FOR IMMEDIATE RELEASE:
February 6, 2014
Max Samis, Rabinowitz Communications, firstname.lastname@example.org, (o) 202-265-3000, (c) 202-681-2528
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Disability Advocates from Across Country Convene on Capitol Hill
Fourth annual Jewish Disability Advocacy Day brings Jewish community together
Washington, D.C. – Economic independence and protecting the rights of people with disabilities at home and abroad were the top items on the agenda today as disability advocates from across the country converged on Capitol Hill for the fourth annual Jewish Disability Advocacy Day. The Jewish Disability Network’s members and advocates met with congressional representatives to convey the necessity of passing the Achieving a Better Life Experience (ABLE) Act and approving the Convention on the Rights of Persons with Disabilities.
An initiative co-sponsored by The Jewish Federations of North America and the Religious Action Center of Reform Judaism, the event brought activists together to learn about legislative issues that directly affect people with disabilities and their families. Over the course of the day, participants were briefed on key topics in the field by experts including Allison Wohl, executive director of the Collaboration to Promote Self-Determination, and David Morrissey, executive director of the US International Council on Disabilities.
Among other legislative issues, advocates discussed the importance of passing the Achieving a Better Life Experience (ABLE) Act, a bill that would provide a tax-advantaged savings account of up to $100,000 for disability-related expenses to supplement the benefits received from sources such as private insurance, Medicaid and the Supplemental Security Income program. They also discussed the need to ratify the Convention on the Rights of Persons with Disabilities (CRPD), a United Nations treaty based on the Americans with Disabilities Act, which would protect and ensure the rights of the more than 1 billion people worldwide with disabilities.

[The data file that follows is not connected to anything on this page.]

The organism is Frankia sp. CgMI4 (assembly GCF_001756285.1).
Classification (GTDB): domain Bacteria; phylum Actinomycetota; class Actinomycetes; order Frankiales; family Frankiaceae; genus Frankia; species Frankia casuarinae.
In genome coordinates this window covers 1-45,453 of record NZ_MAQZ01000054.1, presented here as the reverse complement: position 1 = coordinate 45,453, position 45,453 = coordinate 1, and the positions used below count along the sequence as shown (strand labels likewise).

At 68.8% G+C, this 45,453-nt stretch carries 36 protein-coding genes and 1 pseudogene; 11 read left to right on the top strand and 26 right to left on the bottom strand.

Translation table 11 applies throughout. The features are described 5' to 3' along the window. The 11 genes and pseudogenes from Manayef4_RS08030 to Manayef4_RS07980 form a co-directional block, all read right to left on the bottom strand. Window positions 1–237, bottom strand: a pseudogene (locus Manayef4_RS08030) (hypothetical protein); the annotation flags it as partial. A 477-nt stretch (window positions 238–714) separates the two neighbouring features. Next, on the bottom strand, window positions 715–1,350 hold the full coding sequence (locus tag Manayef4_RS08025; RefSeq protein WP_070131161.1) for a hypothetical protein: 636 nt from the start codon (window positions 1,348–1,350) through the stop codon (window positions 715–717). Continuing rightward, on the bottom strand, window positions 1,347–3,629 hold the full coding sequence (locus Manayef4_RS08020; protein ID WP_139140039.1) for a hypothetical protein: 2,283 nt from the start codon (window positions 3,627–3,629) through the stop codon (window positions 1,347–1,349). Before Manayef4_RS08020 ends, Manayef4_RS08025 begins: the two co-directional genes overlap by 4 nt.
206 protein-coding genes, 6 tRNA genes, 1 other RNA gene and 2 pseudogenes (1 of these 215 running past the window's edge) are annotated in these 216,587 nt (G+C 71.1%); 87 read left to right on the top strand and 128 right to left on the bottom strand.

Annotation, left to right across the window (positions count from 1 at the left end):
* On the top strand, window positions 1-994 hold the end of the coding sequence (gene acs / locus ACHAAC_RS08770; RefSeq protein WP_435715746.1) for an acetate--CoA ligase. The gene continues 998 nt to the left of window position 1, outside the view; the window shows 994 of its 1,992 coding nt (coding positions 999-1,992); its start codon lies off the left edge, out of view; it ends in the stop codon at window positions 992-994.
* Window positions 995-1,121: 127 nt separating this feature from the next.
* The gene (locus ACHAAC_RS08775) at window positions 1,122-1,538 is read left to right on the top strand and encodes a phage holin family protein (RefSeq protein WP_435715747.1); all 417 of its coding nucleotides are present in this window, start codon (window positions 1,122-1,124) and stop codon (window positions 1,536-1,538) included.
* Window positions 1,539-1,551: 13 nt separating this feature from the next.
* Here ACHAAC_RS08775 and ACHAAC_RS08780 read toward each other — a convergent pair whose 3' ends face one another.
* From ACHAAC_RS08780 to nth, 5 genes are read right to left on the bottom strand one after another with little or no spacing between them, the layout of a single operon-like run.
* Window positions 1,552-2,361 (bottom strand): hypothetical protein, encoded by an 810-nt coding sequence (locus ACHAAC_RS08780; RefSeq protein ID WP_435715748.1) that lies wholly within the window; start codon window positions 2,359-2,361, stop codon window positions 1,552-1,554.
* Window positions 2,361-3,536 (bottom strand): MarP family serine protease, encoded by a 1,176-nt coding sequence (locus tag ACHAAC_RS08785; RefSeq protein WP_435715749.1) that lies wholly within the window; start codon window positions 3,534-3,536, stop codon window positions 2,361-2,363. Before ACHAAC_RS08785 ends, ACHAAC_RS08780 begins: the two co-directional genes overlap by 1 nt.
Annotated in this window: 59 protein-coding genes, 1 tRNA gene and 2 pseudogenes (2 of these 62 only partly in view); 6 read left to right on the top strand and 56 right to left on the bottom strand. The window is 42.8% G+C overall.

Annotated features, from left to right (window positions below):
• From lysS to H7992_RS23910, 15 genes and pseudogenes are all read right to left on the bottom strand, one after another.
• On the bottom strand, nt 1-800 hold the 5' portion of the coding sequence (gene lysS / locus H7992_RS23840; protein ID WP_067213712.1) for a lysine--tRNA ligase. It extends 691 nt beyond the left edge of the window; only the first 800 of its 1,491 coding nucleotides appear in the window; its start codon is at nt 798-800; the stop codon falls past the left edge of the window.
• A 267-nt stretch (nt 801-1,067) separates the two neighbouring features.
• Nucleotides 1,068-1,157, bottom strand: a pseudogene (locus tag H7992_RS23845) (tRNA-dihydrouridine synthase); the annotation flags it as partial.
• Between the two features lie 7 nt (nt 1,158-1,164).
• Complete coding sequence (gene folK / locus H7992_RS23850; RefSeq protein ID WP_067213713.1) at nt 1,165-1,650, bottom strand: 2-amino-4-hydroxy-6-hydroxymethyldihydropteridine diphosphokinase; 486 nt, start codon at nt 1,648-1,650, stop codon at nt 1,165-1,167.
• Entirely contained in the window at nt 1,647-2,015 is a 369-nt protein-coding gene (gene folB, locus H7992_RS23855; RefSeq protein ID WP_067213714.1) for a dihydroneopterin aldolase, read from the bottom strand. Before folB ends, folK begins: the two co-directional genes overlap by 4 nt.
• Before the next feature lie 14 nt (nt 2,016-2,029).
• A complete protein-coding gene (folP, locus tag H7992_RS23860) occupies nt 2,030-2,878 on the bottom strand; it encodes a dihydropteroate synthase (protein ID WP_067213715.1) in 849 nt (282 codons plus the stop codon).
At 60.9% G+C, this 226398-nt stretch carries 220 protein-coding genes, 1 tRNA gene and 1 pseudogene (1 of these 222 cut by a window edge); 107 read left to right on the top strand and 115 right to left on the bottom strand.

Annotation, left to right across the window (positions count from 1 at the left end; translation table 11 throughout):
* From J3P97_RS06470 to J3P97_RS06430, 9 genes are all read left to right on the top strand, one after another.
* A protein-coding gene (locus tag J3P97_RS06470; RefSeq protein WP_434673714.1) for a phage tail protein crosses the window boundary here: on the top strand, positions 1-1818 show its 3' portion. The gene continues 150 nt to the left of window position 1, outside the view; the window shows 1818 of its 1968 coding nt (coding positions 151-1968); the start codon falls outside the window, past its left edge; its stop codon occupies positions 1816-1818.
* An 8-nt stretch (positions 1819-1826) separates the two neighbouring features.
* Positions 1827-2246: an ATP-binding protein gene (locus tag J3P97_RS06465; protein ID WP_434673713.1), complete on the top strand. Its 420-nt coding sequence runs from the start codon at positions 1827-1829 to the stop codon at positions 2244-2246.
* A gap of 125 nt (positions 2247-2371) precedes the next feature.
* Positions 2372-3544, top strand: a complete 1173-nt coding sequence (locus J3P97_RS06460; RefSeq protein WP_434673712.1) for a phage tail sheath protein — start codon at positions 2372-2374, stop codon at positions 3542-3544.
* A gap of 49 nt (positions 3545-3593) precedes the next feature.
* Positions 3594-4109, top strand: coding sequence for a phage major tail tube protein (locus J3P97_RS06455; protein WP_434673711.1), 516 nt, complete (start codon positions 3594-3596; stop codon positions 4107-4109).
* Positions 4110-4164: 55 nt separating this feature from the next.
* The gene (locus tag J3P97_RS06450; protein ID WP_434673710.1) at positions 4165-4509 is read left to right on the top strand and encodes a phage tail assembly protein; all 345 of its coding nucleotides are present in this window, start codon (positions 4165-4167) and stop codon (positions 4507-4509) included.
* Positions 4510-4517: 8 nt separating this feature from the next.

“When people with disabilities and their allies speak directly with Members of Congress, it reminds the lawmakers that we are all affected by their actions,” said William Daroff, senior vice president for public policy and director of the Washington office of The Jewish Federations of North America. “Laws such as the ABLE Act and treaties like the Convention on the Rights of Person with Disabilities have a real, immediate impact on people’s lives. People with disabilities deserve the same opportunities as any other person, and a day like today goes a long way towards genuine and much-needed inclusion in our everyday lives.”
The event took place amidst a month-long campaign during February’s Jewish Disability Awareness Month, with the aim of mobilizing the Jewish community nationwide.
“Each year, I am struck by the courage and determination of these disability advocates,” said Rabbi Lynne Landsberg, senior advisor on disability issues at the Religious Action Center of Reform Judaism. “It is of the utmost importance that we as a community work towards true inclusion of people with disabilities. It is our hope that this day inspires our representatives in Congress to take action to make this a reality.”
The Jewish Disability Network works to increase disability awareness and to highlight these issues for lawmakers with the goal of affecting change for people with disabilities and their families.
The Jewish Federations, collectively among the top 10 charities on the continent, protects and enhances the well-being of Jews worldwide through the values of tikkun olam (repairing the world), tzedakah (charity and social justice) and Torah (Jewish learning).
The Religious Action Center of Reform Judaism is the Washington office of the Union for Reform Judaism, whose nearly 900 congregations across North America encompass 1.3 million Reform Jews, and the Central Conference of American Rabbis, whose membership includes more than 2,000 Reform rabbis. Visit www.rac.org for more.